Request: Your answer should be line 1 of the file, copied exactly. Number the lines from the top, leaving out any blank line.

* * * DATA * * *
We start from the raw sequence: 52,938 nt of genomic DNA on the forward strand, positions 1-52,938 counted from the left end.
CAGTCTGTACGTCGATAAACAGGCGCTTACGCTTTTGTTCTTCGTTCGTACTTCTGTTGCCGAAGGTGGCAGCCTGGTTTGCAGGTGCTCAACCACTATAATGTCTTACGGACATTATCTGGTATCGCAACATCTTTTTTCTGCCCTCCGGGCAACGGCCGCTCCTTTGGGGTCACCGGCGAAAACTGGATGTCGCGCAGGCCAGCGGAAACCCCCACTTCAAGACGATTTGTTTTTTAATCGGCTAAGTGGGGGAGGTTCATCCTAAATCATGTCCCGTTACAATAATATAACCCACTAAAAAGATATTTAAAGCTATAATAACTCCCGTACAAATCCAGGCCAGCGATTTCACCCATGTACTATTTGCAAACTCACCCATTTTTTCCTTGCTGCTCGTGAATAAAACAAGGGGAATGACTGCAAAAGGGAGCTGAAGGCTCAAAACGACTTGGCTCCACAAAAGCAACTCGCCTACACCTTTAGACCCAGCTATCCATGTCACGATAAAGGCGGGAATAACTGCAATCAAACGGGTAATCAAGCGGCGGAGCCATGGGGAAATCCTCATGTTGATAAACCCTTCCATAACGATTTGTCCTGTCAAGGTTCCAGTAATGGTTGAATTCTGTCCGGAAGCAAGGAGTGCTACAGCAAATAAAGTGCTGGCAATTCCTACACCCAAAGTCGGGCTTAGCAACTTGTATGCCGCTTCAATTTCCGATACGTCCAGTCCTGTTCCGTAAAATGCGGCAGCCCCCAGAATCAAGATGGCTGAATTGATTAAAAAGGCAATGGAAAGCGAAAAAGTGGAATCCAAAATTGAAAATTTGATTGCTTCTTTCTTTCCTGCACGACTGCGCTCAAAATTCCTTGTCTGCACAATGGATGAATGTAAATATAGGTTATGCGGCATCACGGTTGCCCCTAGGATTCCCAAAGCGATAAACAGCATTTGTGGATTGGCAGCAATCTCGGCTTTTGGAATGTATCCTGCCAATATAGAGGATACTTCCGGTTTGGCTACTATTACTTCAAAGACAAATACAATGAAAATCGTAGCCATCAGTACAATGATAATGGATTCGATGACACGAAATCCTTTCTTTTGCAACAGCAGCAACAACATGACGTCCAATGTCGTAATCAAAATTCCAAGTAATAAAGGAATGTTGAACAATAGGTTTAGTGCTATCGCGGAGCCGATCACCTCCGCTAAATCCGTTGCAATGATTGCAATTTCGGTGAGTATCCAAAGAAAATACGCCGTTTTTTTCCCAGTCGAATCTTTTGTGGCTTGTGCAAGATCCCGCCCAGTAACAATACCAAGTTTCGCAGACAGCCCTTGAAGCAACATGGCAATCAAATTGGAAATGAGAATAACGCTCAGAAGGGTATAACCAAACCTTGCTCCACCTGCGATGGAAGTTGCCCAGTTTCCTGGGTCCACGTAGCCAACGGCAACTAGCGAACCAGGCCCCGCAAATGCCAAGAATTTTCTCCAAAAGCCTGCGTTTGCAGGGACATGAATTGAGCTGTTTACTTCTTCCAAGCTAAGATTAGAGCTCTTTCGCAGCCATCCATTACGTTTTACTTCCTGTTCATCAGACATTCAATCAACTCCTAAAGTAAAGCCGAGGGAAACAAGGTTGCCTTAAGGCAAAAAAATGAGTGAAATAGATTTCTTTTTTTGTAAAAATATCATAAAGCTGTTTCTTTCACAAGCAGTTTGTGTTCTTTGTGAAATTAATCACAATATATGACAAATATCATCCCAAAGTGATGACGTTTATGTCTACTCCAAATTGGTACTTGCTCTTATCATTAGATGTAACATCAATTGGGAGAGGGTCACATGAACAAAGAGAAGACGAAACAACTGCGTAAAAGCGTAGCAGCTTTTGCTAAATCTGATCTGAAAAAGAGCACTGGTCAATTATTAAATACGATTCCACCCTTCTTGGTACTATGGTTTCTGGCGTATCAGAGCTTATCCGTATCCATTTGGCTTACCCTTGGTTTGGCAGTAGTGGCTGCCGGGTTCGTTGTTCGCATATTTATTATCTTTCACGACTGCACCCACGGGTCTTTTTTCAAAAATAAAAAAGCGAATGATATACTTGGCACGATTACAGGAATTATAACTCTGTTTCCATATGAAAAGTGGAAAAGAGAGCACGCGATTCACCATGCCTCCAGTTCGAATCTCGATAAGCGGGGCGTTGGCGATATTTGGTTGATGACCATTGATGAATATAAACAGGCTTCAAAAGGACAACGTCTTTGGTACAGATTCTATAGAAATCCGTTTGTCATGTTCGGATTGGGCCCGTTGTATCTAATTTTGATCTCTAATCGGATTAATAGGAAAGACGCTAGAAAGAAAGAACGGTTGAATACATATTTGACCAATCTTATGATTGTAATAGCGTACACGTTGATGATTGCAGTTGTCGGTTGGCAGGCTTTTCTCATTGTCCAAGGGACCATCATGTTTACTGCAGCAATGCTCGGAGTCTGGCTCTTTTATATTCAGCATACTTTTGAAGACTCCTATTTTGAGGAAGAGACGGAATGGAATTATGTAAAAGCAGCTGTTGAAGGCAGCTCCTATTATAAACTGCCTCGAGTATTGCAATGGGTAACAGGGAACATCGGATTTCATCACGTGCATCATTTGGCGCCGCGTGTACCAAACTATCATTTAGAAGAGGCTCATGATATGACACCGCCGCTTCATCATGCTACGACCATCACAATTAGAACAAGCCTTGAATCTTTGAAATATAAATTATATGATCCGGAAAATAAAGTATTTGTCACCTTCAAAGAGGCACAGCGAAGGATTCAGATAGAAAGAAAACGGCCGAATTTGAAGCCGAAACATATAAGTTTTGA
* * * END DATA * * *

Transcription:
We start from the raw sequence: 52,938 nt of genomic DNA on the forward strand, positions 1-52,938 counted from the left end.